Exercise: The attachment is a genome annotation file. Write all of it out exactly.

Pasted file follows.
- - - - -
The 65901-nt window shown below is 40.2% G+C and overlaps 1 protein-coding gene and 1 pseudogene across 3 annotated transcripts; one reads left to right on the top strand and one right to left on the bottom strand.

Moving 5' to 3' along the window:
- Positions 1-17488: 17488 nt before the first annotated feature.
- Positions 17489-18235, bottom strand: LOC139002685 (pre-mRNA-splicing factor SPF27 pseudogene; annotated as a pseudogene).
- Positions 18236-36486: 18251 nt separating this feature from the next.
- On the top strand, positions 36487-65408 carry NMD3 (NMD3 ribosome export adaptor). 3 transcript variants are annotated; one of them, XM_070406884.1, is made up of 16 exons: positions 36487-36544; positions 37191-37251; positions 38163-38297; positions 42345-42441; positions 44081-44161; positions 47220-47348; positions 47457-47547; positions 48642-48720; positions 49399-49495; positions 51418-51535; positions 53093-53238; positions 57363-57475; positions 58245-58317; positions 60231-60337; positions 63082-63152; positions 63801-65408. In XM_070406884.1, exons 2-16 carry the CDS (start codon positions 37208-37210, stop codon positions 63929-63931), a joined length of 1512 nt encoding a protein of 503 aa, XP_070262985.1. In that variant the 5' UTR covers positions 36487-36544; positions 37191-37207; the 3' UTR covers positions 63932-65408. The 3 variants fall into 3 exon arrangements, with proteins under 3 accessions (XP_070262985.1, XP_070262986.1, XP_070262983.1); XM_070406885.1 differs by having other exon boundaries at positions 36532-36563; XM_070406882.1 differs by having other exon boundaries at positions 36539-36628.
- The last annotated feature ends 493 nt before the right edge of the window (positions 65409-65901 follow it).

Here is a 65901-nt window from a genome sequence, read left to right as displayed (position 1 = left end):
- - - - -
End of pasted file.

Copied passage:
The 65901-nt window shown below is 40.2% G+C and overlaps 1 protein-coding gene and 1 pseudogene across 3 annotated transcripts; one reads left to right on the top strand and one right to left on the bottom strand.

Moving 5' to 3' along the window:
- Positions 1-17488: 17488 nt before the first annotated feature.
- Positions 17489-18235, bottom strand: LOC139002685 (pre-mRNA-splicing factor SPF27 pseudogene; annotated as a pseudogene).
- Positions 18236-36486: 18251 nt separating this feature from the next.
- On the top strand, positions 36487-65408 carry NMD3 (NMD3 ribosome export adaptor). 3 transcript variants are annotated; one of them, XM_070406884.1, is made up of 16 exons: positions 36487-36544; positions 37191-37251; positions 38163-38297; positions 42345-42441; positions 44081-44161; positions 47220-47348; positions 47457-47547; positions 48642-48720; positions 49399-49495; positions 51418-51535; positions 53093-53238; positions 57363-57475; positions 58245-58317; positions 60231-60337; positions 63082-63152; positions 63801-65408. In XM_070406884.1, exons 2-16 carry the CDS (start codon positions 37208-37210, stop codon positions 63929-63931), a joined length of 1512 nt encoding a protein of 503 aa, XP_070262985.1. In that variant the 5' UTR covers positions 36487-36544; positions 37191-37207; the 3' UTR covers positions 63932-65408. The 3 variants fall into 3 exon arrangements, with proteins under 3 accessions (XP_070262985.1, XP_070262986.1, XP_070262983.1); XM_070406885.1 differs by having other exon boundaries at positions 36532-36563; XM_070406882.1 differs by having other exon boundaries at positions 36539-36628.
- The last annotated feature ends 493 nt before the right edge of the window (positions 65409-65901 follow it).

Here is a 65901-nt window from a genome sequence, read left to right as displayed (position 1 = left end):